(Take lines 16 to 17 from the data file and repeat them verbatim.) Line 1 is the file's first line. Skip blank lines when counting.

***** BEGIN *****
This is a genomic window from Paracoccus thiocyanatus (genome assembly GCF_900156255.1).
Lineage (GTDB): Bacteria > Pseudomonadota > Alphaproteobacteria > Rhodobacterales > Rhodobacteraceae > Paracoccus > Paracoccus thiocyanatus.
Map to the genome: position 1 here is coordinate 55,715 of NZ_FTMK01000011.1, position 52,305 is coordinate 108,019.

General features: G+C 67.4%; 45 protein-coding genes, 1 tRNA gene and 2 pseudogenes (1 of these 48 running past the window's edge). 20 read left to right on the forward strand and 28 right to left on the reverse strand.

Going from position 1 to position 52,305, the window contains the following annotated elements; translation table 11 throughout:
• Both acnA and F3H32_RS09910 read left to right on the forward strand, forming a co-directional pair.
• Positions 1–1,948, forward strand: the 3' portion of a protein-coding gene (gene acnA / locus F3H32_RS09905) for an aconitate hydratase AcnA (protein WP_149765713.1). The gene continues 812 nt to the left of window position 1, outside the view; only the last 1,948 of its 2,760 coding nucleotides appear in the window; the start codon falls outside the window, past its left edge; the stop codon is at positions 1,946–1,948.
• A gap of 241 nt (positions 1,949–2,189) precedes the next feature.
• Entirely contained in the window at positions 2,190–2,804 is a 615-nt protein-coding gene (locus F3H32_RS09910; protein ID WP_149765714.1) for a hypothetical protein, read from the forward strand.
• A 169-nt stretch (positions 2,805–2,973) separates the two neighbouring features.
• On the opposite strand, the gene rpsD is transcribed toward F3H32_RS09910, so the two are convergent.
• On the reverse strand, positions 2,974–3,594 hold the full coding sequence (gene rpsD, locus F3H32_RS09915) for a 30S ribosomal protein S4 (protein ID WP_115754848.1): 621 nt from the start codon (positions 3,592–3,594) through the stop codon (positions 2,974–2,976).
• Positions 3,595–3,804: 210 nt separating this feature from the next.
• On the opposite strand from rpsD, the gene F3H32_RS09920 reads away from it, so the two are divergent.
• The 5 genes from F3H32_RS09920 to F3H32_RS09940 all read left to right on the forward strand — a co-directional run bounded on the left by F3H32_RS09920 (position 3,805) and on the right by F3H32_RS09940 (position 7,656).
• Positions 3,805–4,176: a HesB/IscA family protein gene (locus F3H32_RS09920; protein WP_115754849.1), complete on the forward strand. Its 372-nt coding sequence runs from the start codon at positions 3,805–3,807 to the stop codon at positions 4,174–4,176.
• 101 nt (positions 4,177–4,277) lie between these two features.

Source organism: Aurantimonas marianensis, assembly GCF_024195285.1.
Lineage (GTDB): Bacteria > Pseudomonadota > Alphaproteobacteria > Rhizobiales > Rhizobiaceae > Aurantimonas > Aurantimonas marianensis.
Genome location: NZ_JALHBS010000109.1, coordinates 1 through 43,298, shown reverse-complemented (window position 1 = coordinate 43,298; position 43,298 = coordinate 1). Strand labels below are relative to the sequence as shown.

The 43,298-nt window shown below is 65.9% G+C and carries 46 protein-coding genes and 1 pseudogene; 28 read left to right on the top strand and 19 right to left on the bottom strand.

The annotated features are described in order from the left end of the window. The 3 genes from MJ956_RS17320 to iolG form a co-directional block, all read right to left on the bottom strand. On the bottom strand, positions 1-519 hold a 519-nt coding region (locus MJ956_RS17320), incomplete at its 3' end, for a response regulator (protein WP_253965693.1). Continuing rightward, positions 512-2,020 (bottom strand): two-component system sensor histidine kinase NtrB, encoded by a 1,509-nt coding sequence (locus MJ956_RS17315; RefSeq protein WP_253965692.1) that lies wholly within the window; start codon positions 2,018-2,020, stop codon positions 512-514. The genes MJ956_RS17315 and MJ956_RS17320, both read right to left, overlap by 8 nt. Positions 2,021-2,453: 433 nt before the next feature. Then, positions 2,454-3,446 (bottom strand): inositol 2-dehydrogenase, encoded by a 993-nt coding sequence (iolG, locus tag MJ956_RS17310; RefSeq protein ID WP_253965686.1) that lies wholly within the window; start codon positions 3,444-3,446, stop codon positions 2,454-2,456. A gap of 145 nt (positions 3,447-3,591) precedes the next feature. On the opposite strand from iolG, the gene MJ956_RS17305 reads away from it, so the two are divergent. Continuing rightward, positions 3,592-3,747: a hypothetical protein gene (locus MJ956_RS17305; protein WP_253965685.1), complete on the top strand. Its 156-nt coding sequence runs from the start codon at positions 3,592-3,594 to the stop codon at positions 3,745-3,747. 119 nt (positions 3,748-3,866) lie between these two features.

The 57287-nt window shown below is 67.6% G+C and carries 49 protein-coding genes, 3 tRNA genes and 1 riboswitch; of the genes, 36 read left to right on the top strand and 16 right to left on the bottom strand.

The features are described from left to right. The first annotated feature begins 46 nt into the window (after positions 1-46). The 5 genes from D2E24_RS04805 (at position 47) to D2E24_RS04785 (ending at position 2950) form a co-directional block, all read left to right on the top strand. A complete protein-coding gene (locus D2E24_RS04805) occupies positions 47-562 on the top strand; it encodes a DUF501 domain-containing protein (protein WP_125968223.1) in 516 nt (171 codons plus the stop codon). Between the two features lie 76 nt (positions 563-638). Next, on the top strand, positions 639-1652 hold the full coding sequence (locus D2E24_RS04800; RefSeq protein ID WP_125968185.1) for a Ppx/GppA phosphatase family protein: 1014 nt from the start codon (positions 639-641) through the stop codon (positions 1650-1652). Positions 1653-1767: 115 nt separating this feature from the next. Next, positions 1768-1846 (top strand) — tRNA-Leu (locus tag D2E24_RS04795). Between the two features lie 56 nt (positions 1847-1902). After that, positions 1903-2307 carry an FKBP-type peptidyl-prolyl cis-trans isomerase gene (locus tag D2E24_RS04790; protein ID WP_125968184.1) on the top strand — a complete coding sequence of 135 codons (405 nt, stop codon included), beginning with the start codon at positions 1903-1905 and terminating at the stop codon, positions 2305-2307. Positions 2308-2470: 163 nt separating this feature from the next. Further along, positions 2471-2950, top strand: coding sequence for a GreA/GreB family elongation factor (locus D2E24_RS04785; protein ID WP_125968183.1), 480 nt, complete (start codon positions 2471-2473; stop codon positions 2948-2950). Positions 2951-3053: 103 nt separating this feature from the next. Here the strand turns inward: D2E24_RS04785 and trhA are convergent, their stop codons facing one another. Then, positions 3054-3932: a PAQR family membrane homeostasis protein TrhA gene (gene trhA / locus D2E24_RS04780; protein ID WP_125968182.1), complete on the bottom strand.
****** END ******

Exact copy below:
• Positions 3,805–4,176: a HesB/IscA family protein gene (locus F3H32_RS09920; protein WP_115754849.1), complete on the forward strand. Its 372-nt coding sequence runs from the start codon at positions 3,805–3,807 to the stop codon at positions 4,174–4,176.
• 101 nt (positions 4,177–4,277) lie between these two features.